|Usage/Symbolism||Smaller lanterns are used with Christmas lights and hung outside businesses, while large lanterns are used in temples and festivals. |
Lanterns add visual appeal to the gardens and create a light source for gardeners.
**They are typically always created in stone and carefully placed within the garden at select locations, usually on islands or next to important buildings, to provide light and add beauty to the space.
|Other Interesting Information||Ishidoro (stone lanterns) were introduced to Japan via Korea and China in the Asuka Period (6th century AD), and were used initially as votive lights at temples and later on by shrines. Some centuries passed before they were used for the practical purpose of lighting the grounds of religious precincts. Around the 16th century, stone lanterns were adopted by the secular community and placed in the gardens of tea houses and private residences. The earliest lanterns were designed to hold the sacred flame (the flame itself represents Buddha), but there were no windows or openings to let the light shine forth. The burning lamp is a common metaphor in Buddhist texts; it symbolizes the Buddhist teachings, the light that helps us overcome the darkness of ignorance. |
Lanterns in Garden Design. Says the University of Alberta (home of the Kurimoto Japanese garden): “Stone lanterns were originally votive lamps in the front of Buddhist temples. In the 13th century they began serving the same function in the precincts of Shinto shrines. In the earliest Japanese gardens, lantern designs were borrowed from temples, but in the 16th century, with the development of the tea ceremony, tea masters began designing lanterns specifically for garden use. The stone lantern, made primarily of granite, became a permanent feature of Japanese garden design thereafter. Garden lanterns are divided into three general styles. The oldest is the Taima-ji ??? style, named after a temple in Nara that is home to Japan’s oldest extant stone lantern. Over two meters tall, the lamp is comprised of six parts -- pedestal, shaft, middle platform and light compartment, roof and jewel finial. The second style is the Korean temple light. It combines the roof and jewel top, has a very large middle platform and light compartment and a short shaft that gives it a squat appearance. The third style is the creative style especially developed for gardens. This includes a wide variety of shapes unlike anything found in Buddhist temples or Shinto shrines. Representatives of these are the Yukimi or ’Snow Viewing‘ lanterns and Oribe lanterns with no pedestal.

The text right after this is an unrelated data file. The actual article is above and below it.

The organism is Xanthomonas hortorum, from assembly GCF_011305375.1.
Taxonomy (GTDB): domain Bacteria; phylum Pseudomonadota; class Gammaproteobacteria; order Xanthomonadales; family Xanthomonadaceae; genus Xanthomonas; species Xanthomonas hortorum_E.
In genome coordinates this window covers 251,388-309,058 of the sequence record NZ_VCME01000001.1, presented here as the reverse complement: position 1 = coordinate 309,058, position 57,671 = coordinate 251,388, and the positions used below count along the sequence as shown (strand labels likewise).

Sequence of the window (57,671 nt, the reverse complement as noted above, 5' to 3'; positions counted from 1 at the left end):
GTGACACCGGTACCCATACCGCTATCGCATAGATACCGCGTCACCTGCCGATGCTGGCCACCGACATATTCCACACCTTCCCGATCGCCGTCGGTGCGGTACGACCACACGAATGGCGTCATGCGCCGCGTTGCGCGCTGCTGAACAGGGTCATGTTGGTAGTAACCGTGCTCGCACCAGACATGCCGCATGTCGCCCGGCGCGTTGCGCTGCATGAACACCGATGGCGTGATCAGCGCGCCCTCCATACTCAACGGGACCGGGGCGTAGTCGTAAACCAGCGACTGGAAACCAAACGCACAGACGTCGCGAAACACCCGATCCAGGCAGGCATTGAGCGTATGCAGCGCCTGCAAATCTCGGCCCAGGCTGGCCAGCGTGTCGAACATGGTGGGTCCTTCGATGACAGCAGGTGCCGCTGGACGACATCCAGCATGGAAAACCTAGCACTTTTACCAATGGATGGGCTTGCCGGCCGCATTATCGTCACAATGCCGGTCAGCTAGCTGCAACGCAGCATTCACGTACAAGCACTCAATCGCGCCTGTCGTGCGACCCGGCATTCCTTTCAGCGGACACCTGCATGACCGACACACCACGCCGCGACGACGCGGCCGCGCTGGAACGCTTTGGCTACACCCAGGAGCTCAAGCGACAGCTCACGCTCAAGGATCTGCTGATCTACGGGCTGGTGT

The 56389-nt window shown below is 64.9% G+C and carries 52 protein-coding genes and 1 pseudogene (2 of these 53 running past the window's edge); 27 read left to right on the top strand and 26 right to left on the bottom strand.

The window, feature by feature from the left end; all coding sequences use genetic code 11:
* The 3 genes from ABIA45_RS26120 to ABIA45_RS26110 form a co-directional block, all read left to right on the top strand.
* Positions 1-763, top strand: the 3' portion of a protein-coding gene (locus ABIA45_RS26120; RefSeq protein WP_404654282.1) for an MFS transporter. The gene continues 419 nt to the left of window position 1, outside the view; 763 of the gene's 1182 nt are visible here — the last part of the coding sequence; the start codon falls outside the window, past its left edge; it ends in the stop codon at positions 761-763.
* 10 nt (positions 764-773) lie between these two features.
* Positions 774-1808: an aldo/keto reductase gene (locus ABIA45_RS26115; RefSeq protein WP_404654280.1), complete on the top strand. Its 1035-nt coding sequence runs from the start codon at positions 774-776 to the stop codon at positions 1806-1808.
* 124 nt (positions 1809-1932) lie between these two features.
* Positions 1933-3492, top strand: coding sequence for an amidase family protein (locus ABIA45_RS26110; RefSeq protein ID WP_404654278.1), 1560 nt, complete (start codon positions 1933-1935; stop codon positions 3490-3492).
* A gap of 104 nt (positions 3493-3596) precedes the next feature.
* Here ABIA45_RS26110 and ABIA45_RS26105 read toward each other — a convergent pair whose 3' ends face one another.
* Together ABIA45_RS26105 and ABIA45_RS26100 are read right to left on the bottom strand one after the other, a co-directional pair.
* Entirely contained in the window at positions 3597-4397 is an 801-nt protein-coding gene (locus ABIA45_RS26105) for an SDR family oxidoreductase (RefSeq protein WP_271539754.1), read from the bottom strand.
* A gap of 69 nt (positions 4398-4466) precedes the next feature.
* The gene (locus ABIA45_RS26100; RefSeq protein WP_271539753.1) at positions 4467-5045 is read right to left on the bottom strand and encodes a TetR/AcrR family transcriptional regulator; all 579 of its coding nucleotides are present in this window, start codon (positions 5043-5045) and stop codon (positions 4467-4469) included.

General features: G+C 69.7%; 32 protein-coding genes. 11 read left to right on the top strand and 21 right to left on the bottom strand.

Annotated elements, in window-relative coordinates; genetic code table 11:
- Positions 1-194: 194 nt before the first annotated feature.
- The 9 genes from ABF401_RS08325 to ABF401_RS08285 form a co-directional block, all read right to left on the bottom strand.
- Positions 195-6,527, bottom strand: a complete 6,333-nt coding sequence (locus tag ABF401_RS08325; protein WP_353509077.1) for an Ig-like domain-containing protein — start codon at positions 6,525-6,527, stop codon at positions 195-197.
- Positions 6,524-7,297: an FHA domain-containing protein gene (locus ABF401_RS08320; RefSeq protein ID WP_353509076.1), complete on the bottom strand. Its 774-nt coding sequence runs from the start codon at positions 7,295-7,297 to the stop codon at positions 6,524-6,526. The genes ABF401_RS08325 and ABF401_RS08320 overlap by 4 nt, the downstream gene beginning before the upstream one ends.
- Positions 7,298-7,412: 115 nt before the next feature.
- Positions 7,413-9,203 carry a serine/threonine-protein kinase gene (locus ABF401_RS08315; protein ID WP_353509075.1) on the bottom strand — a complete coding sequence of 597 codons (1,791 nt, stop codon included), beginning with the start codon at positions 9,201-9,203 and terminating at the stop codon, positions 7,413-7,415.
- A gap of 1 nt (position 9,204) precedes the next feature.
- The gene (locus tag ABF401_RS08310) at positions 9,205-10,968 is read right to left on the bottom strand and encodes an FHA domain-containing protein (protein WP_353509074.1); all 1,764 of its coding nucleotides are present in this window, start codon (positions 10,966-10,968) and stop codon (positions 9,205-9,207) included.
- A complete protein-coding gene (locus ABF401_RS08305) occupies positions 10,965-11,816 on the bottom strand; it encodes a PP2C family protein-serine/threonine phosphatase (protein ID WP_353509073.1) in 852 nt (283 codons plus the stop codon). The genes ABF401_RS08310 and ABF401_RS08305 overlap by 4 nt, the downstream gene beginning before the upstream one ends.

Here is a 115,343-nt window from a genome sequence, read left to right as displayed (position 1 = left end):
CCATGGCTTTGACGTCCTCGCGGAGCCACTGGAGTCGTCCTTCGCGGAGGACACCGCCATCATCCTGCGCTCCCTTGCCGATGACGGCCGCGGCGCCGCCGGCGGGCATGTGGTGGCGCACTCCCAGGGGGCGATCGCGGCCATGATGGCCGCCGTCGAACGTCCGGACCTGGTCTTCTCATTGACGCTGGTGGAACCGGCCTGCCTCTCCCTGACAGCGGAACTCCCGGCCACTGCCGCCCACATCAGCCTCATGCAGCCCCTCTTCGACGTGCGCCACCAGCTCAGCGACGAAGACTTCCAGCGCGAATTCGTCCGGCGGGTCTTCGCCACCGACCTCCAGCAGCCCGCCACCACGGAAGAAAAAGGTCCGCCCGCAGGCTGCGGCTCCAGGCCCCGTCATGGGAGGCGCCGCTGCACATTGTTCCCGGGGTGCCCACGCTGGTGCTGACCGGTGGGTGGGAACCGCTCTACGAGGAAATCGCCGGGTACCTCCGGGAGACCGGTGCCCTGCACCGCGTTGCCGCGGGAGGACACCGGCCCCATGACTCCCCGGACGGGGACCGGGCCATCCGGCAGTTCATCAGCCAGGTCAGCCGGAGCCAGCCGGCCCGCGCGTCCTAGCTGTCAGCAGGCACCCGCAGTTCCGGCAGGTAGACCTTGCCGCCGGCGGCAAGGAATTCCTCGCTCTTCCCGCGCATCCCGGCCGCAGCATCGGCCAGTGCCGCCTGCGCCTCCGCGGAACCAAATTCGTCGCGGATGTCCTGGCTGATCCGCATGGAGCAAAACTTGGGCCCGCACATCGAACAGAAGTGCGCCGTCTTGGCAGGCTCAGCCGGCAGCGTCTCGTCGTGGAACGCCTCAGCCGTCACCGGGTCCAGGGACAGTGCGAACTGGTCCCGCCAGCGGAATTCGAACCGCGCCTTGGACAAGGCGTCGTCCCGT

|Research conducted by:||Sam Slayton, BSA Troop 138 |